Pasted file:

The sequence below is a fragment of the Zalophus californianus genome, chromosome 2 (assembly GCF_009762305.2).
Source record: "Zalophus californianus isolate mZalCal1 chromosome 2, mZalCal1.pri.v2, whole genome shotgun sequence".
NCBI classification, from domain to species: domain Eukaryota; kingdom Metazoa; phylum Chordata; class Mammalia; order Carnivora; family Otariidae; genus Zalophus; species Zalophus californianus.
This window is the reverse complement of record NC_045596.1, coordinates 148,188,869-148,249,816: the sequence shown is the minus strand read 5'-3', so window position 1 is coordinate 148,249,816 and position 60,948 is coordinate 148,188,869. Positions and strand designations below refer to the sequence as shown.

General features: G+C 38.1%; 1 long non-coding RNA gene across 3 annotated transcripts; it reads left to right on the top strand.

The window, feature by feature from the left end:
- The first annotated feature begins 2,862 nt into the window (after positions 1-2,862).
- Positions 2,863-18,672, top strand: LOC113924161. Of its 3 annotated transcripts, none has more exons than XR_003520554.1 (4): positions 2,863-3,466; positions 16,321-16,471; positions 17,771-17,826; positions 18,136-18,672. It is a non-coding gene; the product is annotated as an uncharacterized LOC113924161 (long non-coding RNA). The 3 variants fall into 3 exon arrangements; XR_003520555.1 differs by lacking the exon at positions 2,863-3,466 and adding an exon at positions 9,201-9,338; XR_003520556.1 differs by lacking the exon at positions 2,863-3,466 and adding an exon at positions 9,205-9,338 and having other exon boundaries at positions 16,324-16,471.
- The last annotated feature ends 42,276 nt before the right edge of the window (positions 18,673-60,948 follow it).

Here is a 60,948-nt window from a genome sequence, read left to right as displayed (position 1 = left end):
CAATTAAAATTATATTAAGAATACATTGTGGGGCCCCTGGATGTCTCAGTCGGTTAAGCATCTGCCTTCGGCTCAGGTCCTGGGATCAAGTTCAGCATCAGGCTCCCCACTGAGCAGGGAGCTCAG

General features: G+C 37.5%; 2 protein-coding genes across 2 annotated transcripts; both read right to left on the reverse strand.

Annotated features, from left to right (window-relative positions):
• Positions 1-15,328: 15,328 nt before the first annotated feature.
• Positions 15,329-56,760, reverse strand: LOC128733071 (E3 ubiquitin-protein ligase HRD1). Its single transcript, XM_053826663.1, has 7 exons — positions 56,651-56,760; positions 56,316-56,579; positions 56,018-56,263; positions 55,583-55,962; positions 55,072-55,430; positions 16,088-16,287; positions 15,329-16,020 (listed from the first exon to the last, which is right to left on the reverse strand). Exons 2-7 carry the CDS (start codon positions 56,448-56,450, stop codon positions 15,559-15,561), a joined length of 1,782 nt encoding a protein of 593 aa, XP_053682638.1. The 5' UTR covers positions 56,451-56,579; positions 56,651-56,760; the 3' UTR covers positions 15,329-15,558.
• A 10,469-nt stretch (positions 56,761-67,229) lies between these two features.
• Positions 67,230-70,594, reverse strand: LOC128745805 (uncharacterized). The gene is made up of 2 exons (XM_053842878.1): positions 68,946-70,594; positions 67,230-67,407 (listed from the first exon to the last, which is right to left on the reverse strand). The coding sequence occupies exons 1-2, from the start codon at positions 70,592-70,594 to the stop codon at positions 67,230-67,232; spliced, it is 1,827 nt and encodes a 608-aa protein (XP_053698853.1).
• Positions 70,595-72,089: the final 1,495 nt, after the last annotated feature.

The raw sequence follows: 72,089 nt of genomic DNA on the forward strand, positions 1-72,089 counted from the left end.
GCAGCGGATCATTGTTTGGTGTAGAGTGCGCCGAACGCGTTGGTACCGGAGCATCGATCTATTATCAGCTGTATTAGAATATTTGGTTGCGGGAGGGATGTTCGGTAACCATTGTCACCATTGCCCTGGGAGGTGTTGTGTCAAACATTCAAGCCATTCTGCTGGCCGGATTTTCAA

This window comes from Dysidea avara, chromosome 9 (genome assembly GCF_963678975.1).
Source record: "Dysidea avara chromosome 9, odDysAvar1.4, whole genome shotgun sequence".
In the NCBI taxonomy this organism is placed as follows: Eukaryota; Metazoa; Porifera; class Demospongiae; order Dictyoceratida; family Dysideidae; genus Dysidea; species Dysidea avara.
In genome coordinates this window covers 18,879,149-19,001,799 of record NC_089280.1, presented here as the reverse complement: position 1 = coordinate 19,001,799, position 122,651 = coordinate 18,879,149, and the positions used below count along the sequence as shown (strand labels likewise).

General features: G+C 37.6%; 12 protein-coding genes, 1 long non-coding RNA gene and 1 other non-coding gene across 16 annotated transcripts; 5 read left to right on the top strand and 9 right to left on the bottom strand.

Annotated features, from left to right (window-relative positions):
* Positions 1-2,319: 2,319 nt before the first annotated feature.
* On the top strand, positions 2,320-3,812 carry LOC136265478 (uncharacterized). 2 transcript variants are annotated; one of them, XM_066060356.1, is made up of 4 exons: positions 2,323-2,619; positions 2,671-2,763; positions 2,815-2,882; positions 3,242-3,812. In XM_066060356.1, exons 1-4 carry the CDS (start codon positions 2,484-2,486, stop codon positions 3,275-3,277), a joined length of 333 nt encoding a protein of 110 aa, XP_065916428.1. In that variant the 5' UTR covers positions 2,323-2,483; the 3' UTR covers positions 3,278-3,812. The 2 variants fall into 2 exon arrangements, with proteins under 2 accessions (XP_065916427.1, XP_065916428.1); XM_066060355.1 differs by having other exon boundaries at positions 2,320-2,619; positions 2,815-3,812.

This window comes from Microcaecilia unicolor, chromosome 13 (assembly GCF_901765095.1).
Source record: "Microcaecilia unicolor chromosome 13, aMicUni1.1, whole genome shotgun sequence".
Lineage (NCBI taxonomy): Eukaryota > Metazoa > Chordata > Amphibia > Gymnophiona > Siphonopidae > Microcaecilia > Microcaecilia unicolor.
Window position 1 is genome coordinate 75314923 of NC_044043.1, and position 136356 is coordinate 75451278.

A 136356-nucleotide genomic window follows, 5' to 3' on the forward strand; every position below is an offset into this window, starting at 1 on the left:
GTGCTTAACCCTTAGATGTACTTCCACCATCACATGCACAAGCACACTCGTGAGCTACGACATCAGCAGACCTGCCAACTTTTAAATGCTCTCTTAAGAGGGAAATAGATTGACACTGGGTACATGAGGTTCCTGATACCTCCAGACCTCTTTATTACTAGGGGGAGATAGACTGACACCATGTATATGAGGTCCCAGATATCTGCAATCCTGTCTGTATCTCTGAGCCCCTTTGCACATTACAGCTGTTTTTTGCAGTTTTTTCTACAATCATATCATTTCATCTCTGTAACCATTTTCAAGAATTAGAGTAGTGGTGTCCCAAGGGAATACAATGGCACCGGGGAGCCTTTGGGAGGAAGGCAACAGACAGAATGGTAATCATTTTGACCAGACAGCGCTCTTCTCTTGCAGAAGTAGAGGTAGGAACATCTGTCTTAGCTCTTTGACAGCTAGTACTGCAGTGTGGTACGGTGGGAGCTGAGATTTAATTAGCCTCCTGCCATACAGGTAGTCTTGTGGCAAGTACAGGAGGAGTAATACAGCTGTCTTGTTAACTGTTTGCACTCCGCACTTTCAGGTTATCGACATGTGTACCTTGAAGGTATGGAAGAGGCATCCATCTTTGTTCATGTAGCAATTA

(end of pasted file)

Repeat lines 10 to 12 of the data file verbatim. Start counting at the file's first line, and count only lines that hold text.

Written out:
Here is a 60,948-nt window from a genome sequence, read left to right as displayed (position 1 = left end):
CAATTAAAATTATATTAAGAATACATTGTGGGGCCCCTGGATGTCTCAGTCGGTTAAGCATCTGCCTTCGGCTCAGGTCCTGGGATCAAGTTCAGCATCAGGCTCCCCACTGAGCAGGGAGCTCAG

General features: G+C 37.5%; 2 protein-coding genes across 2 annotated transcripts; both read right to left on the reverse strand.